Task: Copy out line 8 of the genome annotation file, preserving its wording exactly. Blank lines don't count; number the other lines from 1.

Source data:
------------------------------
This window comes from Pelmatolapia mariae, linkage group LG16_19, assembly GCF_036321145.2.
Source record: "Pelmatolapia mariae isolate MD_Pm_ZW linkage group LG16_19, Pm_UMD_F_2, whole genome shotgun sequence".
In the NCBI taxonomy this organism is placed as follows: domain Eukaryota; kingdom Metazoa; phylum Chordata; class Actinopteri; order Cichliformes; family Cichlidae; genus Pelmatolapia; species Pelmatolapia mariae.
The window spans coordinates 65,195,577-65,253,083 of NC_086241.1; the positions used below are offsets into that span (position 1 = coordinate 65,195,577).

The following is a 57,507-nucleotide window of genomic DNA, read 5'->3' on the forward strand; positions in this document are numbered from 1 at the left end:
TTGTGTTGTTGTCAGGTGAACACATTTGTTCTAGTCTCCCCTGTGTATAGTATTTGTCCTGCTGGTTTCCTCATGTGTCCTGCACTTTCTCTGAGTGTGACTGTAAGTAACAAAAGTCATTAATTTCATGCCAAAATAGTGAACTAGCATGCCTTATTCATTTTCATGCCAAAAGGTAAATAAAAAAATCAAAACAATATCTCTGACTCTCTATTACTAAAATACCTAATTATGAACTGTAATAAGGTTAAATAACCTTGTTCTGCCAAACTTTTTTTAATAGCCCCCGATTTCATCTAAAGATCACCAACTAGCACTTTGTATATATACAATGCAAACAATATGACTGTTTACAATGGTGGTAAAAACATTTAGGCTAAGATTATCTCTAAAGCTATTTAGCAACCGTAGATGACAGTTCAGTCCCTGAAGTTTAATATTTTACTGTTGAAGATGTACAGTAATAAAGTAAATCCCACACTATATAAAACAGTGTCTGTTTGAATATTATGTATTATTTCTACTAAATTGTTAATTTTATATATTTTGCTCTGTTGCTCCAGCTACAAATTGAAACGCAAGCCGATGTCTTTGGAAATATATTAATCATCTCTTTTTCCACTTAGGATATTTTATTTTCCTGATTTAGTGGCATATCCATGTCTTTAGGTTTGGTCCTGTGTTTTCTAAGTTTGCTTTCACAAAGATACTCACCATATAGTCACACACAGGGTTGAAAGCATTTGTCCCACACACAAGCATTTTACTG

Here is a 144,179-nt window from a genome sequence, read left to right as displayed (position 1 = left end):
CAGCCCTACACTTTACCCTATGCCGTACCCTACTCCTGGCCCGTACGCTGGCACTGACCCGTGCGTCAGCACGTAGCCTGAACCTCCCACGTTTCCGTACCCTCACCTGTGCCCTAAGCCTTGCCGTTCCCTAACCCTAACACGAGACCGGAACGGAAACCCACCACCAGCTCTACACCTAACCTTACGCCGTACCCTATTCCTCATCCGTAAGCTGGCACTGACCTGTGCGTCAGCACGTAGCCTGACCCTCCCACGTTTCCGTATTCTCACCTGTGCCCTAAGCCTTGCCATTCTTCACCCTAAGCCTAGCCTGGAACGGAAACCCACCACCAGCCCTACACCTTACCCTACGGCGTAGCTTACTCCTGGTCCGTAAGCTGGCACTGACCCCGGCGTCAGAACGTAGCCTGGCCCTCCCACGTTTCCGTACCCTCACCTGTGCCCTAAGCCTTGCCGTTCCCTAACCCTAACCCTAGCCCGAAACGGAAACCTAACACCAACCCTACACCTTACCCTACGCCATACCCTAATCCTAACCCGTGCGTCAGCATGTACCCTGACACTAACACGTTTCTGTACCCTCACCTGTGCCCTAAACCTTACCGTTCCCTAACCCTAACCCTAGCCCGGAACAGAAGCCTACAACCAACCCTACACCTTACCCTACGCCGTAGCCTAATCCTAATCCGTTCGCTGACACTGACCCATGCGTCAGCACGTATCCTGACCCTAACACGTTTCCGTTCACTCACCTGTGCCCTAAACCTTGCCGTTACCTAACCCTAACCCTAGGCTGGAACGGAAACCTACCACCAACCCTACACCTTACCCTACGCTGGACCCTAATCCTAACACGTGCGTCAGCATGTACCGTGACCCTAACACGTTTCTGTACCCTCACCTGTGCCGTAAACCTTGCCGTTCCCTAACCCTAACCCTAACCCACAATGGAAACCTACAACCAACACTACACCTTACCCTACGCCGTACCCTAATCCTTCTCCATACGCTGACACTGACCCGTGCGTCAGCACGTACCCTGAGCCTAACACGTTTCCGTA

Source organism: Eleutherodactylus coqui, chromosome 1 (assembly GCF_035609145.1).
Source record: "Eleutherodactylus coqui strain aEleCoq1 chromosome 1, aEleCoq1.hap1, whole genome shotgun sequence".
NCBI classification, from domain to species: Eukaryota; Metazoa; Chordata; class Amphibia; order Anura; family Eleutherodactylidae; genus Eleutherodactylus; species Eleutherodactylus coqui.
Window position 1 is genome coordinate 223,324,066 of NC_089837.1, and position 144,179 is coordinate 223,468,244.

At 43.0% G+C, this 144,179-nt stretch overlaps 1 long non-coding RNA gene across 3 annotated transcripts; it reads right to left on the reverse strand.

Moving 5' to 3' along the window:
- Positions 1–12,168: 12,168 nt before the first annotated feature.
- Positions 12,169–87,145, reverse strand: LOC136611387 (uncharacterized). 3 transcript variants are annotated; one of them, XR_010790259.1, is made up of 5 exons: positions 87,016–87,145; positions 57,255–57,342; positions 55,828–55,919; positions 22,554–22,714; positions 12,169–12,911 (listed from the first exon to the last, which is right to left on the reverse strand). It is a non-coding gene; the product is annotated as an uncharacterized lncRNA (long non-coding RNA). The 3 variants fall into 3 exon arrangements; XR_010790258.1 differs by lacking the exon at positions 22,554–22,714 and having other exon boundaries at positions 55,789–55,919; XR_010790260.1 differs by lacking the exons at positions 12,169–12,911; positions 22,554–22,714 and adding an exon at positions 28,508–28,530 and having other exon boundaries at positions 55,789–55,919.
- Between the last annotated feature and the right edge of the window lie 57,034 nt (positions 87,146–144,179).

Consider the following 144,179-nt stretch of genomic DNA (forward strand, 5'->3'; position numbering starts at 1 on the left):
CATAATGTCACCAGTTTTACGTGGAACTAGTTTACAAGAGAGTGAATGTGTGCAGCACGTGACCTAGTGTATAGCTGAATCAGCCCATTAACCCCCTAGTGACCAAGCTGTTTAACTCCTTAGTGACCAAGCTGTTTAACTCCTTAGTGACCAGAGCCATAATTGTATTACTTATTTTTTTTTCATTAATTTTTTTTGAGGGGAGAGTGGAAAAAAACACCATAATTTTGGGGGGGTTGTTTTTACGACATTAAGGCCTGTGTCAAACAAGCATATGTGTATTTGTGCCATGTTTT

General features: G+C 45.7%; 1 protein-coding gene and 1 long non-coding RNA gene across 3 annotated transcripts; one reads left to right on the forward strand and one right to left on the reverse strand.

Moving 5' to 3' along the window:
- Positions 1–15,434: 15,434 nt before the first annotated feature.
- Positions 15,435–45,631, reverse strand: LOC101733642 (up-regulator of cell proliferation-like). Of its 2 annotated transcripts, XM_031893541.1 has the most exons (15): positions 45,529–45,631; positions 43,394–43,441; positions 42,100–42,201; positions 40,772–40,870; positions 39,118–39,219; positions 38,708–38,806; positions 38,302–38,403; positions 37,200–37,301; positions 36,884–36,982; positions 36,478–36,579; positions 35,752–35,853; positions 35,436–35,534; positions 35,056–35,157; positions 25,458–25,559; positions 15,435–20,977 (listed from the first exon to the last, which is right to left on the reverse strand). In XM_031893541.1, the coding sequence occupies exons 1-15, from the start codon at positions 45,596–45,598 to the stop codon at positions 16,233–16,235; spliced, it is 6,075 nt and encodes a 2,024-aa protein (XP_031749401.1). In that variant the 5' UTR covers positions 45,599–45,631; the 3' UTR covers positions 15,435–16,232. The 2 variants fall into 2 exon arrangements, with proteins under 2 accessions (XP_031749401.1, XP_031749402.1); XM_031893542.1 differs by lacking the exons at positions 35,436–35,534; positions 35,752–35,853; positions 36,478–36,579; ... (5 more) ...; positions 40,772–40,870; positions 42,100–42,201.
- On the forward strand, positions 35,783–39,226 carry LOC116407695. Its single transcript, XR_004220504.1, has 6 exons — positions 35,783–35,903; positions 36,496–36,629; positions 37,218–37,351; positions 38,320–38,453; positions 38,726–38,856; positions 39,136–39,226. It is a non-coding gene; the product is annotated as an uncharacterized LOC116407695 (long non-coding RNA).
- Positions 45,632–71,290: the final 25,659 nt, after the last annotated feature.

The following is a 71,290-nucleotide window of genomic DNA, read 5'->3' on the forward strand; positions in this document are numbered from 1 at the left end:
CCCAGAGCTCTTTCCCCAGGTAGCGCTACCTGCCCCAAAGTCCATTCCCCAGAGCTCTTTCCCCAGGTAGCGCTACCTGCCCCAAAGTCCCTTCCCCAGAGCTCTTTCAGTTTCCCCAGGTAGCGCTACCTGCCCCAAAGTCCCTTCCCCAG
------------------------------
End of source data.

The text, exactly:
CAGCCCTACACTTTACCCTATGCCGTACCCTACTCCTGGCCCGTACGCTGGCACTGACCCGTGCGTCAGCACGTAGCCTGAACCTCCCACGTTTCCGTACCCTCACCTGTGCCCTAAGCCTTGCCGTTCCCTAACCCTAACACGAGACCGGAACGGAAACCCACCACCAGCTCTACACCTAACCTTACGCCGTACCCTATTCCTCATCCGTAAGCTGGCACTGACCTGTGCGTCAGCACGTAGCCTGACCCTCCCACGTTTCCGTATTCTCACCTGTGCCCTAAGCCTTGCCATTCTTCACCCTAAGCCTAGCCTGGAACGGAAACCCACCACCAGCCCTACACCTTACCCTACGGCGTAGCTTACTCCTGGTCCGTAAGCTGGCACTGACCCCGGCGTCAGAACGTAGCCTGGCCCTCCCACGTTTCCGTACCCTCACCTGTGCCCTAAGCCTTGCCGTTCCCTAACCCTAACCCTAGCCCGAAACGGAAACCTAACACCAACCCTACACCTTACCCTACGCCATACCCTAATCCTAACCCGTGCGTCAGCATGTACCCTGACACTAACACGTTTCTGTACCCTCACCTGTGCCCTAAACCTTACCGTTCCCTAACCCTAACCCTAGCCCGGAACAGAAGCCTACAACCAACCCTACACCTTACCCTACGCCGTAGCCTAATCCTAATCCGTTCGCTGACACTGACCCATGCGTCAGCACGTATCCTGACCCTAACACGTTTCCGTTCACTCACCTGTGCCCTAAACCTTGCCGTTACCTAACCCTAACCCTAGGCTGGAACGGAAACCTACCACCAACCCTACACCTTACCCTACGCTGGACCCTAATCCTAACACGTGCGTCAGCATGTACCGTGACCCTAACACGTTTCTGTACCCTCACCTGTGCCGTAAACCTTGCCGTTCCCTAACCCTAACCCTAACCCACAATGGAAACCTACAACCAACACTACACCTTACCCTACGCCGTACCCTAATCCTTCTCCATACGCTGACACTGACCCGTGCGTCAGCACGTACCCTGAGCCTAACACGTTTCCGTA